EEF33646-832E-47C7-9329-A006153AD436 The First Affordable Housing In San Francisco | Baghdad By The Bay

The First Affordable Housing In San Francisco

Hello everyone. It’s been a long time hasn’t it? Sorry for the delays, but if you remember my article on the Purge of 2016 it has continued in high gear in 2017 so I’ve been a little busy. So without further ado, here’s an article that’s been on my mind for awhile.

I’ve seen people talking about San Francisco’s need for affordable housing to be built so that, well, people can afford to live here. I agree that affordable housing in necessary and thought I’d share a bit of history about the Sunset District where I live. 

My Grandparents and Mother bought the house I’m living in back in 1954. They chose the Sunset District because there were seven or eight contractor families that were building houses like crazy out here that were — affordable. Between the 40’s & 50’s post WWII during the Golden Years as people refer to them the US was living large after the war. The Sunset District was mostly sand dunes and nothing else so the city figured building houses would be a good way to get more residents and make them look more prosperous by being able to own a home. The houses in the Sunset were built so that working class families could afford a home and then become a part of middle class America.

Typical Sunset District Backyard

I remember my Mom telling me that back then they looked at houses they could have bought for $9000, but they were pretty quickly assembled and didn’t look like they’d hold up over the years. The house they chose was asking $23k and they managed to talk the builder down to the ridiculously low price of $18k for a four bedroom with a full backyard. For 1954, that was a lot of money, but not unaffordable like houses in San Francisco have become today. My Dad used to tell me that when he and my Mom were first married that he used to toss her dog over the three foot back fence and let him run in the sand dunes that stretched out to the beach until more houses were built behind ours. The backyards when the houses were built were pretty much a joke. It was a fence holding in sand and nothing else. You can still find a couple of houses like that out here if you look real hard from above with Google maps.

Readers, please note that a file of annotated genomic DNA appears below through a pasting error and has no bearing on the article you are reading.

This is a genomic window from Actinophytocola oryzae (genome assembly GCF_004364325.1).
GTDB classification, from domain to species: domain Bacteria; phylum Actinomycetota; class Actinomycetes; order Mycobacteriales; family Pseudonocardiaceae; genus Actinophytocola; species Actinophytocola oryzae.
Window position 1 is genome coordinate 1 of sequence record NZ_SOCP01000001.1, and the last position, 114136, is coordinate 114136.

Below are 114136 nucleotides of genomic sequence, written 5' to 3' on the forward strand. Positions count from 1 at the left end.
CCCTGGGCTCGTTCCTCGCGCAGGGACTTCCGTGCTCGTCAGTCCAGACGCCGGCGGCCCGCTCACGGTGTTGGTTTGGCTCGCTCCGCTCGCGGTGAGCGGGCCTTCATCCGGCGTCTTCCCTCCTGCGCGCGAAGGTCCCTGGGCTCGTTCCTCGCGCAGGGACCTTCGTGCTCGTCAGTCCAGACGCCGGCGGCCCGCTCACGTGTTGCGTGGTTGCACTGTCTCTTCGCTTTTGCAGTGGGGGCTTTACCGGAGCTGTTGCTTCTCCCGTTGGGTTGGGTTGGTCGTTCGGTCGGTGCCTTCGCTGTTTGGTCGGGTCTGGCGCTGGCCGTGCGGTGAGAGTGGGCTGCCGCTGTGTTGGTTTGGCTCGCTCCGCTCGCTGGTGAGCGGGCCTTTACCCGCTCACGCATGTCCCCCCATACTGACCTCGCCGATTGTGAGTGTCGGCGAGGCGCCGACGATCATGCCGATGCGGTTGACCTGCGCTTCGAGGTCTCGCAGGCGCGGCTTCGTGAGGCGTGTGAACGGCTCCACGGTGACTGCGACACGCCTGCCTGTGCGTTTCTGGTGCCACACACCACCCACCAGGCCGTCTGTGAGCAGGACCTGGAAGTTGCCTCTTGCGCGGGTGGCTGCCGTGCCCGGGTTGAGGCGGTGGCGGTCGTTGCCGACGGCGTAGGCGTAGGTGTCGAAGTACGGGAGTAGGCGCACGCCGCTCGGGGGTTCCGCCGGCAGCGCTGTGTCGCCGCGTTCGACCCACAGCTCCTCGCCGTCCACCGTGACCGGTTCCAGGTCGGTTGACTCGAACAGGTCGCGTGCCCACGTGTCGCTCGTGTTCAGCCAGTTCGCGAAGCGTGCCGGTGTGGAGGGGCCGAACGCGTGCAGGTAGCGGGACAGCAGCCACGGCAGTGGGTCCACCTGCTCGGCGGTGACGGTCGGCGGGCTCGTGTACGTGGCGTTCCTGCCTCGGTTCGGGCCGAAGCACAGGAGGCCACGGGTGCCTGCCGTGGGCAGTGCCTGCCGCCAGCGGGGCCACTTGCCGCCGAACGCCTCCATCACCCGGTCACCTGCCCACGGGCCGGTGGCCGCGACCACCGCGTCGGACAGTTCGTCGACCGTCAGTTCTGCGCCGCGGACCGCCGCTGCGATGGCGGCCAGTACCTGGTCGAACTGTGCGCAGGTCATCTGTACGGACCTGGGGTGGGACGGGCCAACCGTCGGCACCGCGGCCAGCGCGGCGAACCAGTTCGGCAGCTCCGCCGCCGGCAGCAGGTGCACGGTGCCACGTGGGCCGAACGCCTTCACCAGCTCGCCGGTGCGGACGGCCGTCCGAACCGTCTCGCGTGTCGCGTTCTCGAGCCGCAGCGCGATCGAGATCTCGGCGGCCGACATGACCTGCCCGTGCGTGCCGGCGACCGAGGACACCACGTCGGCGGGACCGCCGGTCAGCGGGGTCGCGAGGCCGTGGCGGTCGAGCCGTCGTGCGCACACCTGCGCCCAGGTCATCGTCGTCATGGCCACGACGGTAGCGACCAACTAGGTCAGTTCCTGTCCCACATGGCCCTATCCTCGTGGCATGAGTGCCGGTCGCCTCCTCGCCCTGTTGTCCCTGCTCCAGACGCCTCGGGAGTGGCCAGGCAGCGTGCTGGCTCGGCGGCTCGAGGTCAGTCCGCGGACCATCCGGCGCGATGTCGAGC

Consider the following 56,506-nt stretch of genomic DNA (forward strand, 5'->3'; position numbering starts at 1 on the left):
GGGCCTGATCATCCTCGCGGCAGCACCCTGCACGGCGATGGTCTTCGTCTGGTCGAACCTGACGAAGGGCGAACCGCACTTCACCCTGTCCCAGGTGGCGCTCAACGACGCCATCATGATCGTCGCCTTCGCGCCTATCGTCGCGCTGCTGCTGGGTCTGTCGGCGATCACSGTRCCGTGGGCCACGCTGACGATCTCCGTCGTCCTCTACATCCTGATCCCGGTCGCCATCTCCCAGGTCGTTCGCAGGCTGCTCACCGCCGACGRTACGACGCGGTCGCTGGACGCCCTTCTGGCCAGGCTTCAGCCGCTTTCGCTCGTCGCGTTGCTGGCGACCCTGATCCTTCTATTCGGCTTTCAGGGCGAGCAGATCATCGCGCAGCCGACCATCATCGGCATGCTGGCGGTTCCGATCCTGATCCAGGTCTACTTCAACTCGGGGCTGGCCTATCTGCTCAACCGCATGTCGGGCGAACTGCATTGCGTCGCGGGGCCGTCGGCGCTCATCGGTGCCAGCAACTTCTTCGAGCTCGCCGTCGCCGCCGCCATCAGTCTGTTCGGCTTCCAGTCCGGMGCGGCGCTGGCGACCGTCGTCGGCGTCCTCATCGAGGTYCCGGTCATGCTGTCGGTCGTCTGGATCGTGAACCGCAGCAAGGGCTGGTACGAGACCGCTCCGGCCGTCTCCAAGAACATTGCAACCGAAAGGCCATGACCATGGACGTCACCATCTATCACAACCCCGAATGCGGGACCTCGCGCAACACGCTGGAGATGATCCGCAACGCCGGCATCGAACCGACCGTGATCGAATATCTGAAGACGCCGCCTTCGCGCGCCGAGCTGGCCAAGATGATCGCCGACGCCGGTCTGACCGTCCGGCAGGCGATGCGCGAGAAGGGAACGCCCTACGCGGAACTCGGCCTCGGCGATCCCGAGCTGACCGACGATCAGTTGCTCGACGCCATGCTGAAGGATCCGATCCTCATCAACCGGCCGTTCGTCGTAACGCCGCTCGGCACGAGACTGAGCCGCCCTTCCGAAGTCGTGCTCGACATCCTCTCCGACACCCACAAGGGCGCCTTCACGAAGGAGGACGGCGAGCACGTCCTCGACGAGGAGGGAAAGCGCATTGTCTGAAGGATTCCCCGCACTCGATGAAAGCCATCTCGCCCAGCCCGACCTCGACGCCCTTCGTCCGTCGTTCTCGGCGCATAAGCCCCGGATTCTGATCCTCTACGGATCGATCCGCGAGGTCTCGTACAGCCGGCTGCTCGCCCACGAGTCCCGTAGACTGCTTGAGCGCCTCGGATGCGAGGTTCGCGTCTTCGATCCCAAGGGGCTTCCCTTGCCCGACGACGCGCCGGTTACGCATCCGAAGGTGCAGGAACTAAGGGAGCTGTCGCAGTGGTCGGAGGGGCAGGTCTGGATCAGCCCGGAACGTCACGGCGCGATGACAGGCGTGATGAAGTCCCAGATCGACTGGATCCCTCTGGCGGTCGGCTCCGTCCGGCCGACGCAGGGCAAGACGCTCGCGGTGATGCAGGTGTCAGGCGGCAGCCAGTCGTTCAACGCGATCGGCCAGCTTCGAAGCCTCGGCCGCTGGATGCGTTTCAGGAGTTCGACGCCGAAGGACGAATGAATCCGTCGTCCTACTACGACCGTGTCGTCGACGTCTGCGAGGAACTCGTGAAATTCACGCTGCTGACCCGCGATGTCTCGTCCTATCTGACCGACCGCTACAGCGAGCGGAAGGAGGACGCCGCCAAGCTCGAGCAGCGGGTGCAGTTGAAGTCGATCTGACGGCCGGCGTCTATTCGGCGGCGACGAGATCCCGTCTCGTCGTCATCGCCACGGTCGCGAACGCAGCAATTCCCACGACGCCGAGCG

I occasionally meet someone who can beat my price story. I met a guy who had just sold his Grandmother’s house that his grandparents had purchased in the 40’s for…$6000. It was a simple two bedroom with nothing special about it and it had the short [keylot] backyard. The selling price…$1.2 million.

Back then San Francisco had 100,000 less residents than it does today and room to grow. It was easy back then to quickly build houses that people could afford. Today, not so much. There’s no room to grow anymore unless they build in Hunter’s Point which I’ve mentioned previously, but all of the open space has been taken up so if they can’t build out they can only build up. I won’t go any further on this part because that would be another article entirely.

I remember being a kid and hearing my Mom tell my Dad in the 70’s, Did you know the house up the street just sold for $50,000? Who would pay $50,000 for a house…HERE! If my Mom were alive today and knew how much houses go for she’d probably have another heart attack and die a second time. There has been talk about the housing bubble bursting for years. Not just since 2000, but well before that and sometimes it does, but it always comes back with a vengeance. The Sunset District now is seeing many more houses selling for closer to $2,000,000 well up from the $800k median when the prices fell in 2011.

The newspapers and hip websites never pay attention to the Sunset District either because they don’t want people to know about it or because they think it’s an uncool urban suburbia. I think that might be part of the reason the real estate is getting so hot out here. You’re in the city, but not and no one knows you live here. Oh, and Karl the Fog is always your next door neighbor. Next time you make a wrong turn and end up in the Sunset District take a look at the houses and just think for a second about this article and how much you wish you had been here in the 40’s or 50’s.

Comments: 5 Comments
  • Nowak

    So true,I was born in 42 so pretty much no from my parents and grandparents! I went to Lincoln and lived in Ingelside!

  • Jimi Mack

    Love the article! My parents couldn’t afford a house, but as my father’s story goes, “I had no idea how we came up with the money to buy our place.” This was in 1962, in Visitacion Valley. Before Eichler got his clutches on a lot of the land and the city decided to make public housing out of the Sunnydale projects. That neighborhood suffered, but much like the Sunset, home prices are outright silly there. I’m 58 now and could not afford to retire in the Bay Area, where I lived my first 55 years. Do I miss “Home”? Sure I do. But making the decision to move to Southern Oregon was the best decision my wife and I have ever made. Wish we would have moved here years ago and been able to raise our children here. Love My City, but hate the greedy Baghdad that it’s become.

  • Marie Payne

    so my parents bought their inner Sunset home in 1952 for $4000. 7th Avenue and Kirkham…I sold it for 1.1 million 4 years ago…It was original…that person sold it for 1.3 6 months later…That person remodeled it with a new kitchen and sold it for 1.8 last year…I just billowed it and it says it is worth 2.1 million and 5300 a month rent

  • Bet you wish you held onto it for another couple years.

  • Howdy neighbor!